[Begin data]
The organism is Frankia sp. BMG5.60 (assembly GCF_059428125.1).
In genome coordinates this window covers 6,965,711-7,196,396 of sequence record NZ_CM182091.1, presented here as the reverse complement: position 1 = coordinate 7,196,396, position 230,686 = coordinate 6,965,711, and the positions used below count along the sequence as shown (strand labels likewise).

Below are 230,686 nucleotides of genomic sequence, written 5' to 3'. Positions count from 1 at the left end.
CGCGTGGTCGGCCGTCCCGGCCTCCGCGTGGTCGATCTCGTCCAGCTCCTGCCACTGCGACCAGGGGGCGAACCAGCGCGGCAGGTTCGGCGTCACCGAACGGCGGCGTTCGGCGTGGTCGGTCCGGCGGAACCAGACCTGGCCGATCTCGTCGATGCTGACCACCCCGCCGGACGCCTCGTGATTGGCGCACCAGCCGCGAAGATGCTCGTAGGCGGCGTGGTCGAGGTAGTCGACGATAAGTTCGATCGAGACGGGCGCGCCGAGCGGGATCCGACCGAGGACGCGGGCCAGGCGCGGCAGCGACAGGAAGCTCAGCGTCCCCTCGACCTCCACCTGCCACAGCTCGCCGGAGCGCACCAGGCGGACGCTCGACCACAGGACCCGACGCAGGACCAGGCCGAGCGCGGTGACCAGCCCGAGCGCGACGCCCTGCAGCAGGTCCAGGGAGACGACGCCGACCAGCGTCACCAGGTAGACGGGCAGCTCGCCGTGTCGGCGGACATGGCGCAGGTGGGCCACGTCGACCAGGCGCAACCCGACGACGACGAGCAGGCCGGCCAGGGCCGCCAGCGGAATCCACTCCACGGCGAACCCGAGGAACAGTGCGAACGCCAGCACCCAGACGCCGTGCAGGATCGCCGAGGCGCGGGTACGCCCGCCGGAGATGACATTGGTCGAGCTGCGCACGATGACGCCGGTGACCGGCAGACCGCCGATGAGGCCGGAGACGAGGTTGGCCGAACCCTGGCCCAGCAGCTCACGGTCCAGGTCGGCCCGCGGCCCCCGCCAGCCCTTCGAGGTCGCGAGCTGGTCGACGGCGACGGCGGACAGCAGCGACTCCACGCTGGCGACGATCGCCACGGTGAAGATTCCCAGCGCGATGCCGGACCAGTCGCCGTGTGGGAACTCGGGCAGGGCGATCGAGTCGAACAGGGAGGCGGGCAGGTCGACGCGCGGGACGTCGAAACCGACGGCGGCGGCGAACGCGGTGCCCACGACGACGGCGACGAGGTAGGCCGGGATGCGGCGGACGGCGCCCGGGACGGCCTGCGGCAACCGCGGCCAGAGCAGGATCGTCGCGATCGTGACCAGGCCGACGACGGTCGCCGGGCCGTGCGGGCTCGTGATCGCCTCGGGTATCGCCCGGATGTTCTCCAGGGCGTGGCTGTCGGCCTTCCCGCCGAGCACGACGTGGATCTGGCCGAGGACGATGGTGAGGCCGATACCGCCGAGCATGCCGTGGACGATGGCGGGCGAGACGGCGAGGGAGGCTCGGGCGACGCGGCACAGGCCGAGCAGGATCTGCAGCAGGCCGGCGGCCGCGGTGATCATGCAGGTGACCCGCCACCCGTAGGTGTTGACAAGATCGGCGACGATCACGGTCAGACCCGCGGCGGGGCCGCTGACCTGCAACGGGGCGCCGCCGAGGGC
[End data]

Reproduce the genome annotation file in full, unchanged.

The organism is Frankia sp. BMG5.60 (assembly GCF_059428125.1).
In genome coordinates this window covers 6,965,711-7,196,396 of sequence record NZ_CM182091.1, presented here as the reverse complement: position 1 = coordinate 7,196,396, position 230,686 = coordinate 6,965,711, and the positions used below count along the sequence as shown (strand labels likewise).

Below are 230,686 nucleotides of genomic sequence, written 5' to 3'. Positions count from 1 at the left end.
CGCGTGGTCGGCCGTCCCGGCCTCCGCGTGGTCGATCTCGTCCAGCTCCTGCCACTGCGACCAGGGGGCGAACCAGCGCGGCAGGTTCGGCGTCACCGAACGGCGGCGTTCGGCGTGGTCGGTCCGGCGGAACCAGACCTGGCCGATCTCGTCGATGCTGACCACCCCGCCGGACGCCTCGTGATTGGCGCACCAGCCGCGAAGATGCTCGTAGGCGGCGTGGTCGAGGTAGTCGACGATAAGTTCGATCGAGACGGGCGCGCCGAGCGGGATCCGACCGAGGACGCGGGCCAGGCGCGGCAGCGACAGGAAGCTCAGCGTCCCCTCGACCTCCACCTGCCACAGCTCGCCGGAGCGCACCAGGCGGACGCTCGACCACAGGACCCGACGCAGGACCAGGCCGAGCGCGGTGACCAGCCCGAGCGCGACGCCCTGCAGCAGGTCCAGGGAGACGACGCCGACCAGCGTCACCAGGTAGACGGGCAGCTCGCCGTGTCGGCGGACATGGCGCAGGTGGGCCACGTCGACCAGGCGCAACCCGACGACGACGAGCAGGCCGGCCAGGGCCGCCAGCGGAATCCACTCCACGGCGAACCCGAGGAACAGTGCGAACGCCAGCACCCAGACGCCGTGCAGGATCGCCGAGGCGCGGGTACGCCCGCCGGAGATGACATTGGTCGAGCTGCGCACGATGACGCCGGTGACCGGCAGACCGCCGATGAGGCCGGAGACGAGGTTGGCCGAACCCTGGCCCAGCAGCTCACGGTCCAGGTCGGCCCGCGGCCCCCGCCAGCCCTTCGAGGTCGCGAGCTGGTCGACGGCGACGGCGGACAGCAGCGACTCCACGCTGGCGACGATCGCCACGGTGAAGATTCCCAGCGCGATGCCGGACCAGTCGCCGTGTGGGAACTCGGGCAGGGCGATCGAGTCGAACAGGGAGGCGGGCAGGTCGACGCGCGGGACGTCGAAACCGACGGCGGCGGCGAACGCGGTGCCCACGACGACGGCGACGAGGTAGGCCGGGATGCGGCGGACGGCGCCCGGGACGGCCTGCGGCAACCGCGGCCAGAGCAGGATCGTCGCGATCGTGACCAGGCCGACGACGGTCGCCGGGCCGTGCGGGCTCGTGATCGCCTCGGGTATCGCCCGGATGTTCTCCAGGGCGTGGCTGTCGGCCTTCCCGCCGAGCACGACGTGGATCTGGCCGAGGACGATGGTGAGGCCGATACCGCCGAGCATGCCGTGGACGATGGCGGGCGAGACGGCGAGGGAGGCTCGGGCGACGCGGCACAGGCCGAGCAGGATCTGCAGCAGGCCGGCGGCCGCGGTGATCATGCAGGTGACCCGCCACCCGTAGGTGTTGACAAGATCGGCGACGATCACGGTCAGACCCGCGGCGGGGCCGCTGACCTGCAACGGGGCGCCGCCGAGGGC